PARK CITY, Utah (Dec. 7, 2013) – The U.S. made history by sweeping the medals in today’s Women’s bobsled World Cup, a feat that hasn’t been accomplished by the American women’s team since 2001 (Jean Raccine and Jen Davidson won, followed by Bonny Warner and Vonetta Flowers and Jill Bakken and Kristi McGihon). The team finished 1-3-4 yesterday, and the taste of a sweep was enough to drive them to gold and double silver medal performances.
Elana Meyers (Douglasville, Ga.) and Aja Evans (Chicago. Ill.) were victorious again by over half a second. Jamie Greubel (Newtown, Pa.) and Lolo Jones (Des Moines, Iowa) tied teammates Jazmine Fenlator (Wayne, N.J.) and Lauryn Williams (Miami, Fla.) for silver to complete a sweep of the podium.
“We switched out several brakemen today and had great results, so it just shows how strong this team is from top to bottom,” Meyers said. “I can’t say enough about our mechanics that prepared the sleds for us to race today. We have the best support staff in the world.”
The U.S. women have a goal of sweeping the medals in Sochi, and they were a step closer to making that vision a reality after yesterday’s performances. Bobsled assistant coach Mike Kohn said the only thing that could be better than a sweep would be a three-way tie for gold. The women must have been listening, because they finished 1-2-2 today.
“We’ve seen over and over how fast and consistent all of our driver’s are and now the goal needs to be to take all of the medals in Sochi,” Fenlator said.
“Tell Sochi to start making more gold medals now,” Williams joked. “I like the idea of finishing 1-1-1.”
Yesterday’s gold medal performance fueled Meyers and Evans to yet another victory. The duo dominated the competition from start to finish with the fastest start and finish times. Despite the snow, Meyers and Evans pushed the BMW sled off the block with powerful start times of 5.22 and 5.15 seconds for runs of 49.25 and 49.36 seconds, respectively. They were welcomed to the finish to “USA” chants from fans and teammates as they claimed gold by 0.63 seconds with a combined time of 1:38.61.
“A double win just feels amazing,” Evans said. “To me and Elana, we knew this was a possibility, so to finally show the world what we are capable of was amazing. Two races back-to-back is just like Sochi, so hopefully this is a preview.”
The Olympic format will be four runs held over two days, unlike a World Cup that is two heats in one day. The women’s bobsledders raced in two competitions in the Park City event, which echoes the Olympic format.
Greubel and Jones had a slight hiccup at the start in the first run, but Greubel gained back time before the second interval to put the crew in the running for gold with a run of 49.42. Fenlator and Williams trailed their teammates by just 0.02 seconds after the first heat, putting Team USA in contention for a sweep.
Fenlator and Williams, who raced her first World Cup today, were the first U.S. team to take their run in the final heat. They clocked the second fastest start time and were guaranteed a medal after crossing the finish line with a two-run total of 1:39.24.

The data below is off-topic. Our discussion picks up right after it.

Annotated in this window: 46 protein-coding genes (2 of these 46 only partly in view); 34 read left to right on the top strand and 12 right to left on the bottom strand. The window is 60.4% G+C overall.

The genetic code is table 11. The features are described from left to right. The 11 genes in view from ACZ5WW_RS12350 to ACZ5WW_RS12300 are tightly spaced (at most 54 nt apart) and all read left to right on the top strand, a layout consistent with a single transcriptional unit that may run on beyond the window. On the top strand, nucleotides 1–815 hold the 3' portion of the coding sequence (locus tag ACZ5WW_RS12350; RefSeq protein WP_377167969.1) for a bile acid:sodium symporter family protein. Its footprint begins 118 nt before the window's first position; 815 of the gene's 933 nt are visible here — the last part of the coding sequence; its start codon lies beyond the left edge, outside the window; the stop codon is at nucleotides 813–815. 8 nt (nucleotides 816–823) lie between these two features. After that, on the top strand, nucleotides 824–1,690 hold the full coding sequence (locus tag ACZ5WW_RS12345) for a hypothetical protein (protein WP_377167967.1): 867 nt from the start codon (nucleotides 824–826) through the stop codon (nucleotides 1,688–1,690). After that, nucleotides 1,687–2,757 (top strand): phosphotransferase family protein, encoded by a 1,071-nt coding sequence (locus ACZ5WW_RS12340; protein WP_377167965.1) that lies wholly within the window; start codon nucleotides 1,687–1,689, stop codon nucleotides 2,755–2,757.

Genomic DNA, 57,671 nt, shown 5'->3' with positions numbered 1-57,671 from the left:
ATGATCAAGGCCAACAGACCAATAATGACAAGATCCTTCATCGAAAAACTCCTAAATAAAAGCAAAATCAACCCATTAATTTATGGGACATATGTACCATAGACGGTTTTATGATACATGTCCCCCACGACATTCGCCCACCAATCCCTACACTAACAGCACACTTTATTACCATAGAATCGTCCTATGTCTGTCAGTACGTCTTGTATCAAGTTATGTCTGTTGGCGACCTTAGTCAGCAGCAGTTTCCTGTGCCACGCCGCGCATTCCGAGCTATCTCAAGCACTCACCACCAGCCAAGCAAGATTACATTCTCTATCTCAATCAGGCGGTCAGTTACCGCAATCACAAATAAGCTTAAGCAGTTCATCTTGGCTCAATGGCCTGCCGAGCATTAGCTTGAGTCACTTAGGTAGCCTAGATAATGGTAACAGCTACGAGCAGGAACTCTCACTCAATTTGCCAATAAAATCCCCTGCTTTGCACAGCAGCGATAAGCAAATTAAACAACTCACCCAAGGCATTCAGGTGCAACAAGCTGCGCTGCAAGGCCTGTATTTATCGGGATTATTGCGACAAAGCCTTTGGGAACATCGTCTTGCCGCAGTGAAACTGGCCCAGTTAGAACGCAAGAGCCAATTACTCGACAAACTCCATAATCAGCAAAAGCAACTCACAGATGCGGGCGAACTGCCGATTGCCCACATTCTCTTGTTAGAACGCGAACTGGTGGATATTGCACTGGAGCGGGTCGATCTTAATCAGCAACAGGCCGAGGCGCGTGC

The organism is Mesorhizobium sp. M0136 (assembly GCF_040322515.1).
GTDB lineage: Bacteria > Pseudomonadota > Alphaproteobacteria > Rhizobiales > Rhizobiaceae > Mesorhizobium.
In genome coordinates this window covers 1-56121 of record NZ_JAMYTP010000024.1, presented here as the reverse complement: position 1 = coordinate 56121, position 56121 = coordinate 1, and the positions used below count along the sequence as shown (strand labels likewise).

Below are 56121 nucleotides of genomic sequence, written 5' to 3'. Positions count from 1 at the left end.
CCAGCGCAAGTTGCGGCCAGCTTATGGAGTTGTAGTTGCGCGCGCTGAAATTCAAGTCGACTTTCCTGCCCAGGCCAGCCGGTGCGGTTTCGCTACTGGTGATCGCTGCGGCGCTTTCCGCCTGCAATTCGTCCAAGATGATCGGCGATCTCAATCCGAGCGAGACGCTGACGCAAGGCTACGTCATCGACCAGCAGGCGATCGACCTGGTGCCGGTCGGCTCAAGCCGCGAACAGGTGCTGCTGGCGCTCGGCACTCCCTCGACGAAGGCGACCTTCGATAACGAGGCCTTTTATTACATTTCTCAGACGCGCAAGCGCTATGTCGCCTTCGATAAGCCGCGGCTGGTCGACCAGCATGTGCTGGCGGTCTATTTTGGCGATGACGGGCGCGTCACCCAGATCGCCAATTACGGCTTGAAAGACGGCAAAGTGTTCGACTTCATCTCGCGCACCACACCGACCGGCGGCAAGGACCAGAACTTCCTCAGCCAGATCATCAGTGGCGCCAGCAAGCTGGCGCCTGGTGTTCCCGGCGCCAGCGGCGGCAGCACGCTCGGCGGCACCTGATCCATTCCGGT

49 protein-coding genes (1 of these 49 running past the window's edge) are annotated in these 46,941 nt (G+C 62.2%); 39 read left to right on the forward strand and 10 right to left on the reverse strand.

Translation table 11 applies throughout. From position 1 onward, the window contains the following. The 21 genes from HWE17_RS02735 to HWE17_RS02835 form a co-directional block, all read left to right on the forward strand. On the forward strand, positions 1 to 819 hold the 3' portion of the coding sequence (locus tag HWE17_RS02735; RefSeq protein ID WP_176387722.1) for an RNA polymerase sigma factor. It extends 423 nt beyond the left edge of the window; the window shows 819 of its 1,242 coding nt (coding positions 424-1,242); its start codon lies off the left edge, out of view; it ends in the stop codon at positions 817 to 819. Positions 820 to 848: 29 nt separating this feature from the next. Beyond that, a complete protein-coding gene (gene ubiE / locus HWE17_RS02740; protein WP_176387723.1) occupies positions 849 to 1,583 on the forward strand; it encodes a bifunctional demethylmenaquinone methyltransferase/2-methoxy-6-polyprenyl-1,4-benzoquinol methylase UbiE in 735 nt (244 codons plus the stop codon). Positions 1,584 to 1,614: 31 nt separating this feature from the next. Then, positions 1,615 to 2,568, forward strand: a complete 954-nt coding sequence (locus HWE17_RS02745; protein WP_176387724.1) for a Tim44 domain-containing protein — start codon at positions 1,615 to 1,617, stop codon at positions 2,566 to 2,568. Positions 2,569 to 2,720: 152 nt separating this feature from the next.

“I’m feeling awesome,” Williams said. “It has been really fun to learn this whole process. I got on the line and said, ‘I don’t want to disappoint Jazmine.’ I’m a rookie and I have to do this.”
Williams, a 4×100 m Olympic gold medalist, took her first trip in a bobsled in October after finishing third in the U.S. National Bobsled Push Championships. She made a quick impression and was named to the national team in her first season.
“Lauryn has been thrown to the wolves in a sense to have to compete against our team of push athletes as a rookie, and I couldn’t be more proud of the way that she performed today,” Fenlator said. “She is always smiling and that keeps me calm at the line. My teammates have been driving really well and they push me.”
Greubel and Jones were up next, and the pair bettered their start by 0.08 seconds to help power the Putinka branded sled to the finish with an identical combined time of 1:39.24. Both teams knew they could do no worse than second place.
“I was exciting to come out on the ice again and race with Lolo for the first time,” Greubel said. “I’m very happy with my result today. We have an incredibly strong program, the strongest ever this season. As a driver I’m so grateful to have so many great push athletes. Lolo pushed her guts out today and I wouldn’t expect anything less from any of the other brakeman. It feels good to medal, but I like to keep my ego in check and earn it every week.”
“It feels great to be on the podium,” said Jones, whose last World Cup medal finish was with Fenlator in Lake Placid, N.Y. last winter. “With bobsled you never know when you are going to be on the podium and how long it will be before you are back on again. It makes you cherish the moments when you are doing well. Our drivers are doing outstanding this year.”
The U.S. teams embraced in the leader’s box as they watched Meyers and Evans solidify the historic moment of a women’s sweep of the medals after securing gold.
“It felt pretty sweet to win gold yesterday, so to come out here and do it again I can’t put into words how happy we are,” Meyers said. “We knew the teams before us were tied. It was a good feeling because we knew whether or not we won, that a US sled was going to win this race.”
All three teams are racing in the new BMW manufactured bobsleds, which were unveiled in October. So far the women have claimed seven World Cup medals in just three races.
1. Elana Meyers and Aja Evans (USA) 138:61 (49.25, 49.36); 2. Jamie Greubel and Lolo Jones (USA) 1:39.24 (49.42, 49.82); 2. Jazmine Fenlator and Lauryn Williams (USA) 1:39.24 (49.44, 49.80);